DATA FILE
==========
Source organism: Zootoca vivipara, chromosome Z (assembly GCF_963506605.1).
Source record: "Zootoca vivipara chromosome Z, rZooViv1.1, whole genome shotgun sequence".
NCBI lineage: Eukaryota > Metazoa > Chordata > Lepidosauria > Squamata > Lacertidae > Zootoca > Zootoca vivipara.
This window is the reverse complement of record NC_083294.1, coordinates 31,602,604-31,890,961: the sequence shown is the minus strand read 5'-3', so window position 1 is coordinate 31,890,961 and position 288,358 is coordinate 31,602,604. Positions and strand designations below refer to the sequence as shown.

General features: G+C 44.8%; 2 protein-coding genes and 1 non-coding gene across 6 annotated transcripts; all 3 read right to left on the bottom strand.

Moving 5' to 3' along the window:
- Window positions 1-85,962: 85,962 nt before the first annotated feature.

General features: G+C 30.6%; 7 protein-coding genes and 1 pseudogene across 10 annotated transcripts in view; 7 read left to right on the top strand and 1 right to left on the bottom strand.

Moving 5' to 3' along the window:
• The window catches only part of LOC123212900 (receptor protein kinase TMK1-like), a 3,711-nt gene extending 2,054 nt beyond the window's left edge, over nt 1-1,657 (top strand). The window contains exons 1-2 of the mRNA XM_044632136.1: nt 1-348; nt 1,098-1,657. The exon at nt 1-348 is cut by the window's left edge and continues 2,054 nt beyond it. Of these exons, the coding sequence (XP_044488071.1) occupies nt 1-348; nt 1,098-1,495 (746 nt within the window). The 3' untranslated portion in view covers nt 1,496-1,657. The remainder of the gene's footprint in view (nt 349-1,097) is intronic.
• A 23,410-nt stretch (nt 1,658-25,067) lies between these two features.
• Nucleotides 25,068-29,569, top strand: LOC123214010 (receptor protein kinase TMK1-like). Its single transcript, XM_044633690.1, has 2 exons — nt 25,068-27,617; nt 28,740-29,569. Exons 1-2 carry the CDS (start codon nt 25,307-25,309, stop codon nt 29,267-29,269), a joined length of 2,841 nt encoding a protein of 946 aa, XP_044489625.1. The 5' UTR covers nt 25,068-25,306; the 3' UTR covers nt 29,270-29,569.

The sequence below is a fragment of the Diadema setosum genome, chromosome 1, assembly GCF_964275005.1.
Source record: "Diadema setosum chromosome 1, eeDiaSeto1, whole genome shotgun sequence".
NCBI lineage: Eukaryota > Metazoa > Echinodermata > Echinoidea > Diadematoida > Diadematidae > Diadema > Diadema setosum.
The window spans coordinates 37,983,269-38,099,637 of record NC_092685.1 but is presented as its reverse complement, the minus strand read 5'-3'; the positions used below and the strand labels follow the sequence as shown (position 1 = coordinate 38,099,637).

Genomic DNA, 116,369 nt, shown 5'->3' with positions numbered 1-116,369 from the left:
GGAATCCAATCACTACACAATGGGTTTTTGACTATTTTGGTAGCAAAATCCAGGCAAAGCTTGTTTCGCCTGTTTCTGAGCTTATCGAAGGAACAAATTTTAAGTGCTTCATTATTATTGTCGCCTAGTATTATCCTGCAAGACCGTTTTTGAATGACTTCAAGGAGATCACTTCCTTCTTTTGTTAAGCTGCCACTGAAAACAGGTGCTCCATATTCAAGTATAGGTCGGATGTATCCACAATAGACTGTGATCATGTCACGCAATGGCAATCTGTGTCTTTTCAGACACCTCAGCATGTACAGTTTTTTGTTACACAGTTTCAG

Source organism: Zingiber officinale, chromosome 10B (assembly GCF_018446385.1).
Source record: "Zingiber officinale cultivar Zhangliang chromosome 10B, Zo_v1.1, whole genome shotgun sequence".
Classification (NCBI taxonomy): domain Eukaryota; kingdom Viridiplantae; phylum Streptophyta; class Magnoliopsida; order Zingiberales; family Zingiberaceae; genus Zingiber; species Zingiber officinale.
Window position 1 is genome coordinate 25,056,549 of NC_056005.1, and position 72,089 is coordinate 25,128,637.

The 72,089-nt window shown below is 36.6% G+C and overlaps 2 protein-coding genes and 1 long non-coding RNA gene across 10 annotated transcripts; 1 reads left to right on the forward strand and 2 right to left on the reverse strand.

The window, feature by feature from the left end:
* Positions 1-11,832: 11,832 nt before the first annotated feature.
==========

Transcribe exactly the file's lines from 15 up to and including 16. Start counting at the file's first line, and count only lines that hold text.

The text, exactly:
NCBI lineage: Eukaryota > Metazoa > Echinodermata > Echinoidea > Diadematoida > Diadematidae > Diadema > Diadema setosum.
The window spans coordinates 37,983,269-38,099,637 of record NC_092685.1 but is presented as its reverse complement, the minus strand read 5'-3'; the positions used below and the strand labels follow the sequence as shown (position 1 = coordinate 38,099,637).